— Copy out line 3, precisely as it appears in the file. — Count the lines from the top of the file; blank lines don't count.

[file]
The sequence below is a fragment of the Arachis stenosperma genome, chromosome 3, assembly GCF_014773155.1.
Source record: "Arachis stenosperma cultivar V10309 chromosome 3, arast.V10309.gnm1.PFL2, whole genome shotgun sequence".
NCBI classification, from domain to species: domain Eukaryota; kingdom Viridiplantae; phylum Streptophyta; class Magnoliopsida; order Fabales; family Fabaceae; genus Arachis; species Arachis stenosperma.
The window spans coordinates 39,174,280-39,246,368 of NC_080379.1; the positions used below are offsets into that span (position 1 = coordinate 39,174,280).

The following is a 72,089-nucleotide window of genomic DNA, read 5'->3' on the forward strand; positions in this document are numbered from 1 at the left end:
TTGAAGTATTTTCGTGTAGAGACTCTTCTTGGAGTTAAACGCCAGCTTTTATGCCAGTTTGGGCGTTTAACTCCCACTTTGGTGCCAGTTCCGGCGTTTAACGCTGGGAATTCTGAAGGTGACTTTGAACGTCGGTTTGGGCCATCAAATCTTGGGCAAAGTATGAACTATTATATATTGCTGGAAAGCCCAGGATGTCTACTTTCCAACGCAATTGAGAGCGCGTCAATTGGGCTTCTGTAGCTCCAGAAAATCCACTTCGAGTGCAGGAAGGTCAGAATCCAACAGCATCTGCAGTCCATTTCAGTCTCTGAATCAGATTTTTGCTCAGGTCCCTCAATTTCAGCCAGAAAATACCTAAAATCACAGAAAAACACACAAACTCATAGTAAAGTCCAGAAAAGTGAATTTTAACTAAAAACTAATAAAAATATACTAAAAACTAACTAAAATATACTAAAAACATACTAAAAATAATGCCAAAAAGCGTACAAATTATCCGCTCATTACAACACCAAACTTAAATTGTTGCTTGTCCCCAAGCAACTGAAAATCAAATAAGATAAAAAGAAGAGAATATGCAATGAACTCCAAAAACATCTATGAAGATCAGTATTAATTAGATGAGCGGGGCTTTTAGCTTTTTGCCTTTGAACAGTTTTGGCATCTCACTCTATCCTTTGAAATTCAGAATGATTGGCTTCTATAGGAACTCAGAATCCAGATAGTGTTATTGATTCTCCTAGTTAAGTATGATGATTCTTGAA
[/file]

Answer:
NCBI classification, from domain to species: domain Eukaryota; kingdom Viridiplantae; phylum Streptophyta; class Magnoliopsida; order Fabales; family Fabaceae; genus Arachis; species Arachis stenosperma.